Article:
Jump to content
Ultimaker Community of 3D Printing Experts
Gio26

Is this backslash?

Recommended Posts

Hello,
I can not improve the print on one side. 
With all the prints I've done, with various filaments (pva, abs, cpe+) and different settings of cura, I always find that the faces on the X axis have lines while on the Y axis I would say that goes much better.
I always thought it was a problem on the Y axis and so I checked the play and re-aligned the axes several times, but I could not get any improvement.

What could it be?

Attached one of the first prints I made with um3, the wall is very thin and with white you can see more clearly.

Thanks.

 

X:

X.thumb.JPG.1ca462f7b1c843fa8275e3295c549945.JPG

 

Y:

Y.thumb.JPG.0e7cb26f9de26eb806d6bfa908fe47fb.JPG

 

Share this post


Link to post
Share on other sites

I see very similar results on some objects, not all and hardly depending on the shape of the object. First I also thought it is a backlash, but it wasn't. Then I tried a different slicer and also different printer and got everywhere the same result. So I guess there is something wrong with the source file. You can check it in layer view of Cura if you see something strange there, but I don't think you will see much there.

 

What helped was to print slower.

Share this post


Link to post
Share on other sites

I don't see nothing wrong in cura and if I rotate the object I always get the same result.

I got same result with my object and also with a lot of thingiverse object.

I'm thinking that maybe it could be the head bearing on the Y axis... maybe.. I really don't know.

About speed, I print at these speeds:

Infill: 28

Wall:28

Outer Wall:19

Inner Wall: 28

Top/bottom:28

You think I'm too fast?

 

Acceleration and jerk as default.

 

Thanks.

Share this post


Link to post
Share on other sites

If you are talking about sort of irregular ribs along the height, could it have to do with the Z-axis (dirt, play,...)? Or with the heat of the nozzle (and thus changes in viscosity)? Or related: with other currents influencing the temperature measurements (e.g. the high current of the build-plate heater causing a shift in ground level of the heat sensor, and thus tiny errors in measurment)? Or with the filament sliding smoother or less smooth while unwinding (thus less or more resistance, and flow)? Or something along this lines? This is guessing, but somewhat educated guessing.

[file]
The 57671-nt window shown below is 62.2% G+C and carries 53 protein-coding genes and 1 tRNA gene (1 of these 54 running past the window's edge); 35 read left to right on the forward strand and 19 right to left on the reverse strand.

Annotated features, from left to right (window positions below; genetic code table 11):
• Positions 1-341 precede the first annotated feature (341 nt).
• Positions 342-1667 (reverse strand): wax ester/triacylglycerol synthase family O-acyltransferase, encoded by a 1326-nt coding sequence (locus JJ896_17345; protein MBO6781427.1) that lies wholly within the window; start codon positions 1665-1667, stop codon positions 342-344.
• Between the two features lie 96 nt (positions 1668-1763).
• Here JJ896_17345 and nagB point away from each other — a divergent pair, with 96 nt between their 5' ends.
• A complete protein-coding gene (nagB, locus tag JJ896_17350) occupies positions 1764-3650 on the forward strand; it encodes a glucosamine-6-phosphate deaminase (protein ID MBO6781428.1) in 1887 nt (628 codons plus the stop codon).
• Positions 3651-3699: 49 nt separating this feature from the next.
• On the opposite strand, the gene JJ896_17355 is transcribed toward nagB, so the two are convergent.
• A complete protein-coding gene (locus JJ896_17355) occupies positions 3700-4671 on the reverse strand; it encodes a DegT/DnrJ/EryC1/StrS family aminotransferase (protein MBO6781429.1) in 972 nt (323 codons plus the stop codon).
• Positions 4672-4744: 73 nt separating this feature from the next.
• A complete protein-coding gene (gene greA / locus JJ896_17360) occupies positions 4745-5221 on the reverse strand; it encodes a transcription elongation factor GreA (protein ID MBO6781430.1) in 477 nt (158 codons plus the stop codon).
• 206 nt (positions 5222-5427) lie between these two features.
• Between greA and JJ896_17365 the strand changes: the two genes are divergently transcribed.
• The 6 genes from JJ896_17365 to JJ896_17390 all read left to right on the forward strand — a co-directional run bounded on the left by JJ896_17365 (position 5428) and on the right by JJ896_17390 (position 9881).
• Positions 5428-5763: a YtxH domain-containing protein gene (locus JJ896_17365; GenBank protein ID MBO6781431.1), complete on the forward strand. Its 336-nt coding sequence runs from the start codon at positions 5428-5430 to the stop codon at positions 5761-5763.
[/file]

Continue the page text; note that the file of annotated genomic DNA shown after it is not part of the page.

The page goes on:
The deformation on the bottom seems to be elephant feet, probably due to the heated buildplate and the first layers sagging a bit, or to the squeezing of the first layer onto the glass and spreading a bit. Or both.

 

Share this post


Link to post
Share on other sites

Thanks geert.

I looked at the Z axis and cleaned it. It has a little play (about 2mm) of upward. I don't know if this can be a problem. 

 

You are right about the bottom. Was one of my first print.

Share this post


Link to post
Share on other sites

Create an account or sign in to comment

You need to be a member in order to leave a comment

Create an account

Sign up for a new account in our community. It's easy!

Register a new account

Sign in

Already have an account? Sign in here.

Sign In Now

  • Our picks

    • How to 3D print with reinforced engineering materials
      Ultimaker is hosting a webinar where we explain how you can achieve and maintain a high print success rate using these new reinforced engineering materials. Learn from Ultimaker's Product Manager of Materials and top chemical engineer Bart van As how you can take your 3D printing to that next level.
      • 0 replies
    • "Back To The Future" using Generative Design & Investment Casting
      Designing for light-weight parts is becoming more important, and I’m a firm believer in the need to produce lighter weight, less over-engineered parts for the future. This is for sustainability reasons because we need to be using less raw materials and, in things like transportation, it impacts the energy usage of the product during it’s service life.
        • Like
      • 12 replies
×

Important Information

Welcome to the Ultimaker Community of 3D printing experts. Visit the following links to read more about our Terms of Use or our Privacy Policy. Thank you!